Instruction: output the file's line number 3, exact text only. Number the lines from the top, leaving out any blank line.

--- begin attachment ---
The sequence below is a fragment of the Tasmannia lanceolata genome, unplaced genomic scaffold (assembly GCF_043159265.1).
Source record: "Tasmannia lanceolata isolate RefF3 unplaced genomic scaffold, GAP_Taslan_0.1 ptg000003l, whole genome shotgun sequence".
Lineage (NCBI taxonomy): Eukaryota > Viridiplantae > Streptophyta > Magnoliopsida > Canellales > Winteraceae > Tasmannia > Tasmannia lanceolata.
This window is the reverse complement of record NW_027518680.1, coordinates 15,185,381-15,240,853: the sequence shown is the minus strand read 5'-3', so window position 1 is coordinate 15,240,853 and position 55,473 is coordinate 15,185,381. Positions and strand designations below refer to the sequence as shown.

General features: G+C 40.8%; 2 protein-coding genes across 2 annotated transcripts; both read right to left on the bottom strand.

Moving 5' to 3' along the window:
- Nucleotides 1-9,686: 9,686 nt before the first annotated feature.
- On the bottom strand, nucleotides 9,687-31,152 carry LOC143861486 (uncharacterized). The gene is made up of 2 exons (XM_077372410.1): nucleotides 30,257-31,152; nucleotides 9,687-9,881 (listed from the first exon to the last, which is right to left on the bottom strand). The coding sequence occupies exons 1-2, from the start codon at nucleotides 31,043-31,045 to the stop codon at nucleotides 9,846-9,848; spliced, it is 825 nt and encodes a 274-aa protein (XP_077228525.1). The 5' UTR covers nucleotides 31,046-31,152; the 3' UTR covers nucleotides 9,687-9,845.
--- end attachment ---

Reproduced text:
Lineage (NCBI taxonomy): Eukaryota > Viridiplantae > Streptophyta > Magnoliopsida > Canellales > Winteraceae > Tasmannia > Tasmannia lanceolata.